There was one "issue" conspicuously missing at the Image of God Conference. In the presence of so many discussions and presentations about how part of being in the image of God is to beget; with all the talk of contraception, abortion, divorce, illegitimacy, cohabitation, etc. the issue of how to provide pastoral care to those dealing with the issue of miscarriage and stillbirth was noticably absent to me.
Our theology readily confesses that life begins at conception, but in pastoral care, the very reality that God blessed a couple with a child and that child died before the parents could even look upon its face is often not treated as the tragedy that it is. Instead of the grace of God, the couple is often presented with trite phrases:
- "don't worry, you can always have another one."
- "at least you already had two kids."
- "It was God's will."
Or statistics like:
- "25% of all pregnancies end in miscarriage, so its bound to happen."
- "they say that first trimester miscarriages happen because the baby was genetically deformed. It's actually merciful."
To hear this from co-workers and neighbors is hard enough, but from those who are in the Body of Christ, and most notably from one's pastor, is something that should not happen. It does not matter that the parents never knew what color their baby's eyes were, what his laugh sounded like, whether he liked cats or ponies, or if he had 10 toes or 12. They lost their child. The beautiful blessing that God provided to them died, and everything in our sinful being screams out that it should NOT happen.
Often, the father's grief goes completely unacknowledged. Neither one of them know what to do with their pain. Sometimes, even they feel bad because they feel more than they think they ought, and definitely they feel more than the world seems to validate should be there, even months or years later.
They need to be met with the acknowledgement that their child died. They truly lost a child just as much as any other couple whose child died at any age. There is no denying that...though mourning may be decidedly different. Help them give a name to their child. Tell them "I'm sorry you lost your baby." Listen, pray with them, just as if the child had been older or if another family member had died....don't give glib statements like what has just been lost is merely the idea of a child. Suggest a memorial service. Confirm the baby's reality. Give them the comfort of the cross...the comfort that God is merciful and that they will see their child in Heaven.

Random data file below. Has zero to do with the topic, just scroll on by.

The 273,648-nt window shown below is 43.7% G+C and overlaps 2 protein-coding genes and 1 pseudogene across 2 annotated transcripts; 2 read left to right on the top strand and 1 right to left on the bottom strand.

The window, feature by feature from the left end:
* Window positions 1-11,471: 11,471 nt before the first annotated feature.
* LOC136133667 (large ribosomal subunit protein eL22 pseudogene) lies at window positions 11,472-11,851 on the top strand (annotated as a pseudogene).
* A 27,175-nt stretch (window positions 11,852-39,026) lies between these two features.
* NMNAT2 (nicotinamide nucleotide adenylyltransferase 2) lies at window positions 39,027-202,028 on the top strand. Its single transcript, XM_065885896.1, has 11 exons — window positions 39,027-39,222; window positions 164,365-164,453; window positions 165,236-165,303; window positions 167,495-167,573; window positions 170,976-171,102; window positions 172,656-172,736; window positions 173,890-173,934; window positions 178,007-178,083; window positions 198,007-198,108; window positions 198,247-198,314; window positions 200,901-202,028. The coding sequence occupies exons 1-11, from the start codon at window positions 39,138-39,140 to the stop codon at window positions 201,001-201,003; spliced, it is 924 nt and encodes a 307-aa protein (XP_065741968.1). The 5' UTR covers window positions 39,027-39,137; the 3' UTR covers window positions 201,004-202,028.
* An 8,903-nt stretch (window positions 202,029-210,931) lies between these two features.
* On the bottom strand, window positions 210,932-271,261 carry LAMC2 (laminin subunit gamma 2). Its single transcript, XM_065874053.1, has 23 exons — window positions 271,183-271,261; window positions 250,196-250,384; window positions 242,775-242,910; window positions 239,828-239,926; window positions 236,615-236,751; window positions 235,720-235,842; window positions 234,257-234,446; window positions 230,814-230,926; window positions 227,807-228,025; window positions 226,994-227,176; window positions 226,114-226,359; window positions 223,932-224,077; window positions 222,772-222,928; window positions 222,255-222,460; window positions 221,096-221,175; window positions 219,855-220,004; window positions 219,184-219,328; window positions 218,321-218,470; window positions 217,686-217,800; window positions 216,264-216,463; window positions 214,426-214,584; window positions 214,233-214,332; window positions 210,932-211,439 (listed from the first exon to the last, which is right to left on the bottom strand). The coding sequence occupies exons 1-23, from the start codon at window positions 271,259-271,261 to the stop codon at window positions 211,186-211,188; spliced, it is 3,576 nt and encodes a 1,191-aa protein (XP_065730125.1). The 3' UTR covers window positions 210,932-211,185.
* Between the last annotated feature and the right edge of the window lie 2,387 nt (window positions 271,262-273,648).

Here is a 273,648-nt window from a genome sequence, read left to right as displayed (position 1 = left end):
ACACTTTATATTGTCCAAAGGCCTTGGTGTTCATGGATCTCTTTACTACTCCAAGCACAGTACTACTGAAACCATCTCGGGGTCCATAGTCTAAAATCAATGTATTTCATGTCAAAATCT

Along with that, our Church seriously needs to address the pain of infertility. Sarah, Rachel and Hannah in the Old Testament; Zachariah and Elizabeth in the New -- their shame and anguish was clear. In his presentation "The Spitting Image of Love" Dr. Jastrum said that marriage is a reflection of the very Trinitarian nature of God....to not be able to beget is a deep and crushing agony for so many, and it often is not minimized even if the couple already has a child. They know the joy that a child brings, and hunger for more -- it is God-pleasing to do so. Adopting is a good thing, but I have never known a couple where it completely erased that pain. It exists on its own despite the love they have for their other children.
The answers that the world offers to infertility are often evil and dehumanizing, yet the anguished souls run to them without direction because they are not encouraged to seek comfort in God's peace.
We talked about the damage created when we deny the first blessing that God gave Adam and Eve as they were united in marriage "Be fruitful and multiply." What about the pain of those who have their desire and drive to fulfill this blessing thwarted? Both of these issues are part of what it means to be under the weight of sin. And those who are suffering from these anguishes, as well as every other tragedy that we confronted this week, need God's comfort.
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